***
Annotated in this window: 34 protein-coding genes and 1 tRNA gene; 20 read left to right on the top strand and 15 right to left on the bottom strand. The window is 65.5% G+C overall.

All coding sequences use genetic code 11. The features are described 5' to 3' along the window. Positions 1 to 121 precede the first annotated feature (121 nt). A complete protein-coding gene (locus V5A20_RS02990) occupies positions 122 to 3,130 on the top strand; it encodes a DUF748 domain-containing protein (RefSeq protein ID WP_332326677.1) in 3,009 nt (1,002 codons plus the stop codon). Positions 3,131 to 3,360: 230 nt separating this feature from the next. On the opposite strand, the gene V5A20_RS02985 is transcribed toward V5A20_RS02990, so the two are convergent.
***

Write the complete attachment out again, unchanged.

Annotated in this window: 34 protein-coding genes and 1 tRNA gene; 20 read left to right on the top strand and 15 right to left on the bottom strand. The window is 65.5% G+C overall.

All coding sequences use genetic code 11. The features are described 5' to 3' along the window. Positions 1 to 121 precede the first annotated feature (121 nt). A complete protein-coding gene (locus V5A20_RS02990) occupies positions 122 to 3,130 on the top strand; it encodes a DUF748 domain-containing protein (RefSeq protein ID WP_332326677.1) in 3,009 nt (1,002 codons plus the stop codon). Positions 3,131 to 3,360: 230 nt separating this feature from the next. On the opposite strand, the gene V5A20_RS02985 is transcribed toward V5A20_RS02990, so the two are convergent.